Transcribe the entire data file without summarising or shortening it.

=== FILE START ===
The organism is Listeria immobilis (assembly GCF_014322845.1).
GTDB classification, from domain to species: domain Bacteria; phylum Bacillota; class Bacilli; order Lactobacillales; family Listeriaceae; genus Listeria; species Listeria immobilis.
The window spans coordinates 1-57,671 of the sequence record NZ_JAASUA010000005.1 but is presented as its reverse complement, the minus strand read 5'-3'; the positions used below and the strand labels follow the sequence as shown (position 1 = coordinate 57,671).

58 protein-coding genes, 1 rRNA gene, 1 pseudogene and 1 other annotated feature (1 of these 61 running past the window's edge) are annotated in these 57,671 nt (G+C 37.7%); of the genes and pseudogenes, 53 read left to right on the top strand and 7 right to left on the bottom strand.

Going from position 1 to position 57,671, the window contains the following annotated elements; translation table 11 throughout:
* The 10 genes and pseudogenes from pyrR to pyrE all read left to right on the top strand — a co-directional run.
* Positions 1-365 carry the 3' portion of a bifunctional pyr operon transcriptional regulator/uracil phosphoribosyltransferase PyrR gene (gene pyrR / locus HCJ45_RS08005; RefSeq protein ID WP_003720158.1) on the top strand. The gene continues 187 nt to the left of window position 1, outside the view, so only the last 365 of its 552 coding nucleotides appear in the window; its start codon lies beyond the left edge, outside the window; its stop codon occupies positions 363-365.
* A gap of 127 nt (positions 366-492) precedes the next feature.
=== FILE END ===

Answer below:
The organism is Listeria immobilis (assembly GCF_014322845.1).
GTDB classification, from domain to species: domain Bacteria; phylum Bacillota; class Bacilli; order Lactobacillales; family Listeriaceae; genus Listeria; species Listeria immobilis.
The window spans coordinates 1-57,671 of the sequence record NZ_JAASUA010000005.1 but is presented as its reverse complement, the minus strand read 5'-3'; the positions used below and the strand labels follow the sequence as shown (position 1 = coordinate 57,671).

58 protein-coding genes, 1 rRNA gene, 1 pseudogene and 1 other annotated feature (1 of these 61 running past the window's edge) are annotated in these 57,671 nt (G+C 37.7%); of the genes and pseudogenes, 53 read left to right on the top strand and 7 right to left on the bottom strand.

Going from position 1 to position 57,671, the window contains the following annotated elements; translation table 11 throughout:
* The 10 genes and pseudogenes from pyrR to pyrE all read left to right on the top strand — a co-directional run.
* Positions 1-365 carry the 3' portion of a bifunctional pyr operon transcriptional regulator/uracil phosphoribosyltransferase PyrR gene (gene pyrR / locus HCJ45_RS08005; RefSeq protein ID WP_003720158.1) on the top strand. The gene continues 187 nt to the left of window position 1, outside the view, so only the last 365 of its 552 coding nucleotides appear in the window; its start codon lies beyond the left edge, outside the window; its stop codon occupies positions 363-365.
* A gap of 127 nt (positions 366-492) precedes the next feature.